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London Shepherd's Bush Empire

[B]Harry Connick Jr[/B]. [B]The Manhattan Transfer[/B]. [B]Cherry Poppin' Daddies[/B]. Satan and all his dark angels...

London Shepherd's Bush Empire

Harry Connick Jr. The Manhattan Transfer. Cherry Poppin' Daddies. Satan and all his dark angels. These are just some of the names that might spring to mind when you hear of the 'swing' revival currently sweeping the States. And so it is with a keen sense of suspicion that we greet former Stray Cat Brian Setzer and his reinvention as a big-band crooner. But don't be too harsh on the old boy. For a start, Mr Setzer's custard quiff will quiver with rage at the word 'swing'. It's 'rock'n'roll', he insists.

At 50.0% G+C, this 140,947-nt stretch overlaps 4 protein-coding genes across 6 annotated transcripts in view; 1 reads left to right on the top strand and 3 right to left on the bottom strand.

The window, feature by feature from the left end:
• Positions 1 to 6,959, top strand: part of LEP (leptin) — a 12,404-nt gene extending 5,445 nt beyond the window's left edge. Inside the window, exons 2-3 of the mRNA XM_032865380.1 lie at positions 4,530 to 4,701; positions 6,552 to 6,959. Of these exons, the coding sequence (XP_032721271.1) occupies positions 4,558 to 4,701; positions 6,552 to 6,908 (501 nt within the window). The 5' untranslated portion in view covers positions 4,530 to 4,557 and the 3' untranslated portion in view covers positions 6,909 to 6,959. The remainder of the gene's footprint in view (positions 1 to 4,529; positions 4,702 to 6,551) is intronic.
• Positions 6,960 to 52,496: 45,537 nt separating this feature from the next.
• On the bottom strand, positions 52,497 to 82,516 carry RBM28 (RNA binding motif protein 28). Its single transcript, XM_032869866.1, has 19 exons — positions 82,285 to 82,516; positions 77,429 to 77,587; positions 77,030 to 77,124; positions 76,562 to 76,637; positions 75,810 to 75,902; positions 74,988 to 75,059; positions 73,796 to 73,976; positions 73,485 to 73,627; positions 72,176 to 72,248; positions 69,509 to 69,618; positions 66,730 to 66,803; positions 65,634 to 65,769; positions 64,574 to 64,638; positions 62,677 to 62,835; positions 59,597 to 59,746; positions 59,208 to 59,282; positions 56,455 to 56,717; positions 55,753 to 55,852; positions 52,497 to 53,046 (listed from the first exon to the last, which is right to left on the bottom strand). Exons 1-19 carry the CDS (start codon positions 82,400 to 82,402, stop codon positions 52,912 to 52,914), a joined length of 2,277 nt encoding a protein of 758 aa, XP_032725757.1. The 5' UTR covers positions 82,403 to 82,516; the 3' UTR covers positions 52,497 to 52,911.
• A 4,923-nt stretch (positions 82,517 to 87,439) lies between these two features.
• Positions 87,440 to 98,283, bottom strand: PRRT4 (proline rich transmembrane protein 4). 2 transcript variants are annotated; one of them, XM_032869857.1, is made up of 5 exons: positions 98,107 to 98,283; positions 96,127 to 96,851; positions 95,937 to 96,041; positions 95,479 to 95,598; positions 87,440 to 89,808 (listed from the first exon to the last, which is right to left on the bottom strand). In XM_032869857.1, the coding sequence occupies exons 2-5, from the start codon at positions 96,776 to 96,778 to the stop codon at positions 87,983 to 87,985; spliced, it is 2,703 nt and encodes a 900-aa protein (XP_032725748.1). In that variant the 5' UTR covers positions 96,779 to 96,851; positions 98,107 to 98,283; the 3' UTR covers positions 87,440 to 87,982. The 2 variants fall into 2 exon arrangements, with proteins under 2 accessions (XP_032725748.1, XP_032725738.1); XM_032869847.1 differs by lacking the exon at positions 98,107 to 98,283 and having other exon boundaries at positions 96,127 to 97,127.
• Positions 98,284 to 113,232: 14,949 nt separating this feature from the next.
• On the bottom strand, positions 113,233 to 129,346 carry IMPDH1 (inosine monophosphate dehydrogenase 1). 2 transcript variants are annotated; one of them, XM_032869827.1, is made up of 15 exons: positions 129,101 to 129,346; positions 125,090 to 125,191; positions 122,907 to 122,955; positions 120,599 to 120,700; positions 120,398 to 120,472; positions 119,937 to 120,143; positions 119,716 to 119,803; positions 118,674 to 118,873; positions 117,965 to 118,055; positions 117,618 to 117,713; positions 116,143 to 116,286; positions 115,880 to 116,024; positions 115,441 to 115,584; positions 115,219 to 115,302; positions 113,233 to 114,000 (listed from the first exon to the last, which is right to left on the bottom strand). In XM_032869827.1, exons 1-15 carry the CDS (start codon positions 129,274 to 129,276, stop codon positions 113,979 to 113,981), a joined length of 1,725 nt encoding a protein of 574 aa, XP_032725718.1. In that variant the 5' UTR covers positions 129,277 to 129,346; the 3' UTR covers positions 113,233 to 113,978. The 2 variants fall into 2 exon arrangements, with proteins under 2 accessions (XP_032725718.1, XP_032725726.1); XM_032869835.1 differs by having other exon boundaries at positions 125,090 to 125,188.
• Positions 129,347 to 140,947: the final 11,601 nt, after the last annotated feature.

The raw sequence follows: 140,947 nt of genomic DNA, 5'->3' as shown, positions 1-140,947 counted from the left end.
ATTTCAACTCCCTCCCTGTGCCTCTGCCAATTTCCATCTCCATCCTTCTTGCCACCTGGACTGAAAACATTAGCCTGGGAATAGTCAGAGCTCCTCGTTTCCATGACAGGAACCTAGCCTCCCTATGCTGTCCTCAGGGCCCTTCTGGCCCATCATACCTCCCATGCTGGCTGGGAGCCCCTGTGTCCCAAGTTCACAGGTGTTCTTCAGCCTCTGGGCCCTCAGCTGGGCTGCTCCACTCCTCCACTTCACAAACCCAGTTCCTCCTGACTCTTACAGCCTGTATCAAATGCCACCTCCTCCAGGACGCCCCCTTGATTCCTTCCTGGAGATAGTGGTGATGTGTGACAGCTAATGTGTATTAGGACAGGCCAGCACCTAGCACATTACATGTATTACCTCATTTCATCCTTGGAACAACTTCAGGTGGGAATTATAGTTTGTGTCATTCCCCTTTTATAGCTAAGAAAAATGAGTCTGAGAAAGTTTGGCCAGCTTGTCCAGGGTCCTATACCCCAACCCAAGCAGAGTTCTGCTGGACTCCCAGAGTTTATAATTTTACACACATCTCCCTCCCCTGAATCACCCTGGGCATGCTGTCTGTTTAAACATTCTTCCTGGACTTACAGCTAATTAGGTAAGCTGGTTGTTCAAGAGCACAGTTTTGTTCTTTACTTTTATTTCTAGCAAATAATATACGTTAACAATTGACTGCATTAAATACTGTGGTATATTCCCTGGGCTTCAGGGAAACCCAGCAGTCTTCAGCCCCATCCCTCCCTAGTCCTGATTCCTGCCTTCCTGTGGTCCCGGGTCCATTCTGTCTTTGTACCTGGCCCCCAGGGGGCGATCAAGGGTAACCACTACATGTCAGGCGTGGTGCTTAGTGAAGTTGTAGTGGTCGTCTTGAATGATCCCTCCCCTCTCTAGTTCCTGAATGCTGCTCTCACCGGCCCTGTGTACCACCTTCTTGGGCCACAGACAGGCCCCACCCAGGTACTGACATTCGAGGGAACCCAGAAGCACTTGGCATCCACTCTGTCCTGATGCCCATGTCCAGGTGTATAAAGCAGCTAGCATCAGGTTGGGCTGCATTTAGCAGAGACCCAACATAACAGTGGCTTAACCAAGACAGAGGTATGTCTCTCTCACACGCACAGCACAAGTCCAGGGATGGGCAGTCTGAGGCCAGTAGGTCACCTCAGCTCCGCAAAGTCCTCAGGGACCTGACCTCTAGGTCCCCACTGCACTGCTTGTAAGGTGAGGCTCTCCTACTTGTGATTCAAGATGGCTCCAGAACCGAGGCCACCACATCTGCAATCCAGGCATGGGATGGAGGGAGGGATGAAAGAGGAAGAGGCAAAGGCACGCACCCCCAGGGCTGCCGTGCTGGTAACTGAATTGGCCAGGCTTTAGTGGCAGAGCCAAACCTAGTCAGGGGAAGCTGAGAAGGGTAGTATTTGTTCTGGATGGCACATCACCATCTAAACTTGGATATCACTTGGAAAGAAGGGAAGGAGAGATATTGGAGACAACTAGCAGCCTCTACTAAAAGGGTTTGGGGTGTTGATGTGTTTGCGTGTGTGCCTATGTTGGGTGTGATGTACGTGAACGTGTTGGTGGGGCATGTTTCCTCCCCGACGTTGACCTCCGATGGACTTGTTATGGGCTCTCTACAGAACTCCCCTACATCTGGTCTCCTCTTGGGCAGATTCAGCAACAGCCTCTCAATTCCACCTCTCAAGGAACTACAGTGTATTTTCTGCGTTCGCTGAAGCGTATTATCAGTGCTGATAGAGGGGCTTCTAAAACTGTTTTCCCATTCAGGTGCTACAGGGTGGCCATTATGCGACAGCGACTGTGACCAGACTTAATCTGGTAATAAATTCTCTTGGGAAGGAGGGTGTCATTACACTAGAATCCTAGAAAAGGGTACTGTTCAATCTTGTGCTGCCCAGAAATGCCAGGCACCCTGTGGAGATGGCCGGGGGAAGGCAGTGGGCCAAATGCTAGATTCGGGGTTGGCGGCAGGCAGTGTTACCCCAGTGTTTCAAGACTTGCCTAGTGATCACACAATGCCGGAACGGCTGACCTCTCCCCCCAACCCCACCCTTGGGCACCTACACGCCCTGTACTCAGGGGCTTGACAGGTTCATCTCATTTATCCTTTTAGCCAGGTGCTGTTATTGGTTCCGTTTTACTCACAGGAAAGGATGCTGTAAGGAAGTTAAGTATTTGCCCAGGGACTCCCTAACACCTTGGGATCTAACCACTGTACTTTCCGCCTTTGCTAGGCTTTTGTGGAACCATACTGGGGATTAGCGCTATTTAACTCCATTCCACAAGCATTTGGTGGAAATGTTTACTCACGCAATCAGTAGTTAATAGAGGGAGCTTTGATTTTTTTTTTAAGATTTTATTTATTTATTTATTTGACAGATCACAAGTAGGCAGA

Which may be why he also insists on makin g his undeniably impressive guitar skills the overbearing, all-encompassing focal point of the show, outshining even his star-spangled jacket and a choreographed, swaying, 16-piece band. Old Brian is indeed a fine crooner, and when the double bass and skull-cracking snare give the blaring horns a rocket up the arse, there's nothing kitsch, retro or ironic about it, let alone easy-listening. But then over-manic guitar soloing gets to the point where you're wondering whether progressive swing metal could catch on as a new genre.



Who cares? Because when he plays old Stray Cat numbers like 'Rock This Town' and 'Rumble In Brighton', and sideburn-shaking new numbers like 'Cat On A Hot Tin Roof', you remember that this is a performer with the balls to eat Frank Sinatra for breakfast and spit him out all over the stage.



'Swing' on that, suckers.

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